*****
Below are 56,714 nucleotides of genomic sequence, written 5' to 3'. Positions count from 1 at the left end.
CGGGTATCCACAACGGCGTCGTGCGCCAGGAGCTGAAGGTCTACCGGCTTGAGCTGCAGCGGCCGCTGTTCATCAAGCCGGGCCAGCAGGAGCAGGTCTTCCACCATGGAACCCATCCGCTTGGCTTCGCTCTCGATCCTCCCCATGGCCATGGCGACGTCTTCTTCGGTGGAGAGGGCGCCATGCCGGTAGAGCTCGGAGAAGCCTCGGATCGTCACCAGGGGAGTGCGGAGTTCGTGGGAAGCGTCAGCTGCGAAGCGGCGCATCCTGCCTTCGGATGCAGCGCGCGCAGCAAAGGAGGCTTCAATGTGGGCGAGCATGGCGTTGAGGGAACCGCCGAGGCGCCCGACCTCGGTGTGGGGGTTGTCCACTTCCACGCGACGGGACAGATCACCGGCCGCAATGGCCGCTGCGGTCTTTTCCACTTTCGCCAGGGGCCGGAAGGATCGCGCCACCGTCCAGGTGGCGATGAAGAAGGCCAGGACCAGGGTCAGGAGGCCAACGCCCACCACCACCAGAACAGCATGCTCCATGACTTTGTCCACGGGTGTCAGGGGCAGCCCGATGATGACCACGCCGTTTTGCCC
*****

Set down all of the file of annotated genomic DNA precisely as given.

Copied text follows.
Below are 56,714 nucleotides of genomic sequence, written 5' to 3'. Positions count from 1 at the left end.
CGGGTATCCACAACGGCGTCGTGCGCCAGGAGCTGAAGGTCTACCGGCTTGAGCTGCAGCGGCCGCTGTTCATCAAGCCGGGCCAGCAGGAGCAGGTCTTCCACCATGGAACCCATCCGCTTGGCTTCGCTCTCGATCCTCCCCATGGCCATGGCGACGTCTTCTTCGGTGGAGAGGGCGCCATGCCGGTAGAGCTCGGAGAAGCCTCGGATCGTCACCAGGGGAGTGCGGAGTTCGTGGGAAGCGTCAGCTGCGAAGCGGCGCATCCTGCCTTCGGATGCAGCGCGCGCAGCAAAGGAGGCTTCAATGTGGGCGAGCATGGCGTTGAGGGAACCGCCGAGGCGCCCGACCTCGGTGTGGGGGTTGTCCACTTCCACGCGACGGGACAGATCACCGGCCGCAATGGCCGCTGCGGTCTTTTCCACTTTCGCCAGGGGCCGGAAGGATCGCGCCACCGTCCAGGTGGCGATGAAGAAGGCCAGGACCAGGGTCAGGAGGCCAACGCCCACCACCACCAGAACAGCATGCTCCATGACTTTGTCCACGGGTGTCAGGGGCAGCCCGATGATGACCACGCCGTTTTGCCC